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This image shows alpha (green) and beta (red) cells in fetal pancreatic islets of Japanese macaques. Comstock et al. investigated the effects of maternal diet and postnatal diet on offspring in non-human primates. Regardless of maternal diet (high fat or control), offspring fed a postnatal, high fat diet (HFD) had increases in islet mass compared to offspring fed a postnatal control diet. However, the underlying cause of the increase was different between groups. Only the combination of maternal HFD and postnatal HFD (HFD/HFD) resulted in increased islet size and a decreased number of alpha cells, suggesting that HFD during pregnancy may cause long-term changes in islet cell morphology, particularly in alpha cells.

The large view of the image represents islets from an HFD/HFD offspring. For comparison, the smaller view within the frame shows islets from a control (CTR/CTR).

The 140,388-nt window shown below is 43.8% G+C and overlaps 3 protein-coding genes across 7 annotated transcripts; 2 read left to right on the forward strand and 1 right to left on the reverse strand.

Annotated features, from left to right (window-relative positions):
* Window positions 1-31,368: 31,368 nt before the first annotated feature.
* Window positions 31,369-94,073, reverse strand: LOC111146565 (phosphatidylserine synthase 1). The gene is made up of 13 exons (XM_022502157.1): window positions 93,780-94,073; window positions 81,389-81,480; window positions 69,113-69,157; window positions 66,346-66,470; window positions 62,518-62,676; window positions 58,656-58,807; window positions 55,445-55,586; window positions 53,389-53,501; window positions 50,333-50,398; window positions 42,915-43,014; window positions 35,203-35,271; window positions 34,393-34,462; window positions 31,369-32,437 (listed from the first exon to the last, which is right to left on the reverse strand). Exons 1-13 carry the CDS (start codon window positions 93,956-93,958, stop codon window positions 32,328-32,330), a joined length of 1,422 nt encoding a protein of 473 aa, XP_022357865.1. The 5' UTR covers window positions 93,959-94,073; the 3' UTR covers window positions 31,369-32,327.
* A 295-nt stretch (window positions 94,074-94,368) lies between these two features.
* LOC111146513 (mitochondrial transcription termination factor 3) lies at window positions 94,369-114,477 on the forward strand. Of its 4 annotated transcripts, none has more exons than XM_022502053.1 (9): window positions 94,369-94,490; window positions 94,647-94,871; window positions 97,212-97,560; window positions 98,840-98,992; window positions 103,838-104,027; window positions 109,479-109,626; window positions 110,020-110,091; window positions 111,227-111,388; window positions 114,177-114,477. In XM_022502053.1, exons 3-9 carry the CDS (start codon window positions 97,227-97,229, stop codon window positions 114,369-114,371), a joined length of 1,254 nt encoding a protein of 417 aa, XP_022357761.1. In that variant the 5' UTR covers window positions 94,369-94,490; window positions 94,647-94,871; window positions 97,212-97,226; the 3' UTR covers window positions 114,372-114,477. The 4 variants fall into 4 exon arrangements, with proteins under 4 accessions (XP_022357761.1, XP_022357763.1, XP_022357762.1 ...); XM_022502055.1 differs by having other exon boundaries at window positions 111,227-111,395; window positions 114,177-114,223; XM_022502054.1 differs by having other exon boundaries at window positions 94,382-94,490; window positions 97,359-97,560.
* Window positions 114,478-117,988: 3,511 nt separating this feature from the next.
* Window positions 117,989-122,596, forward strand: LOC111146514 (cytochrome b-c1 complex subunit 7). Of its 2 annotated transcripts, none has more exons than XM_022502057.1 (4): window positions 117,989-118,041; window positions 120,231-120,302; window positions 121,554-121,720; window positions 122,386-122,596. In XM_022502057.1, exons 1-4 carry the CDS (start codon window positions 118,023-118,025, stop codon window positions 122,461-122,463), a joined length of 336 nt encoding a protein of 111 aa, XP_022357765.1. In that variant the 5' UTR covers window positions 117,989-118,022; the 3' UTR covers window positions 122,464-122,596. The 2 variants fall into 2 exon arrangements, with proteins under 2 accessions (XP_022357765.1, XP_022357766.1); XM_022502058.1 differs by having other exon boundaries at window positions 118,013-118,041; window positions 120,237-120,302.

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The 60 Second Metabolist
In this section authors briefly report on their work recently published in Molecular Metabolism.

Watch the most recent interview by clicking the video still. The link "referring article" directs you to this author's publication.

Ursula Neumann
University of British Columbia, Vancouver, Canada
Referring article

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